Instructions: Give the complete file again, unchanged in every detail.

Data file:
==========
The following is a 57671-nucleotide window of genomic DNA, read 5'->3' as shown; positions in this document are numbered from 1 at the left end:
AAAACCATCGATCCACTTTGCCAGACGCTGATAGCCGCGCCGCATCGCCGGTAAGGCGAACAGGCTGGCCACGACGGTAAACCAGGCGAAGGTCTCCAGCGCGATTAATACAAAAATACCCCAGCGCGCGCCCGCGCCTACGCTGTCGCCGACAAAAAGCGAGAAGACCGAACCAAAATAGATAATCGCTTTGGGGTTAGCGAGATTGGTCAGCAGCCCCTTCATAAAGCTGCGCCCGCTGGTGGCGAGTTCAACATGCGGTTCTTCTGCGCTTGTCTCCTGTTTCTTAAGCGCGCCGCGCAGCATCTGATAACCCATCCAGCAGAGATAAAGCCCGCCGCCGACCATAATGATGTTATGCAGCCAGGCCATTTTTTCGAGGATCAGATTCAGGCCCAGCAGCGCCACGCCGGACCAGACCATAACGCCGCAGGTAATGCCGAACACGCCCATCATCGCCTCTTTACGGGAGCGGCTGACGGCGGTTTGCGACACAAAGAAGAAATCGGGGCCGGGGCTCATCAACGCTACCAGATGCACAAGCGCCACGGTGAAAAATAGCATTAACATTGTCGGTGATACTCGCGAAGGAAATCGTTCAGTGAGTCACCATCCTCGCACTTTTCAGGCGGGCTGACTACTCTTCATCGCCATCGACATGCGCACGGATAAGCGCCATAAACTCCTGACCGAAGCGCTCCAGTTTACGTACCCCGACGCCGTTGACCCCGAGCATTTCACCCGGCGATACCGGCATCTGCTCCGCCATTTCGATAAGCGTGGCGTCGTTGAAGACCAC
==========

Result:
The following is a 57671-nucleotide window of genomic DNA, read 5'->3' as shown; positions in this document are numbered from 1 at the left end:
AAAACCATCGATCCACTTTGCCAGACGCTGATAGCCGCGCCGCATCGCCGGTAAGGCGAACAGGCTGGCCACGACGGTAAACCAGGCGAAGGTCTCCAGCGCGATTAATACAAAAATACCCCAGCGCGCGCCCGCGCCTACGCTGTCGCCGACAAAAAGCGAGAAGACCGAACCAAAATAGATAATCGCTTTGGGGTTAGCGAGATTGGTCAGCAGCCCCTTCATAAAGCTGCGCCCGCTGGTGGCGAGTTCAACATGCGGTTCTTCTGCGCTTGTCTCCTGTTTCTTAAGCGCGCCGCGCAGCATCTGATAACCCATCCAGCAGAGATAAAGCCCGCCGCCGACCATAATGATGTTATGCAGCCAGGCCATTTTTTCGAGGATCAGATTCAGGCCCAGCAGCGCCACGCCGGACCAGACCATAACGCCGCAGGTAATGCCGAACACGCCCATCATCGCCTCTTTACGGGAGCGGCTGACGGCGGTTTGCGACACAAAGAAGAAATCGGGGCCGGGGCTCATCAACGCTACCAGATGCACAAGCGCCACGGTGAAAAATAGCATTAACATTGTCGGTGATACTCGCGAAGGAAATCGTTCAGTGAGTCACCATCCTCGCACTTTTCAGGCGGGCTGACTACTCTTCATCGCCATCGACATGCGCACGGATAAGCGCCATAAACTCCTGACCGAAGCGCTCCAGTTTACGTACCCCGACGCCGTTGACCCCGAGCATTTCACCCGGCGATACCGGCATCTGCTCCGCCATTTCGATAAGCGTGGCGTCGTTGAAGACCAC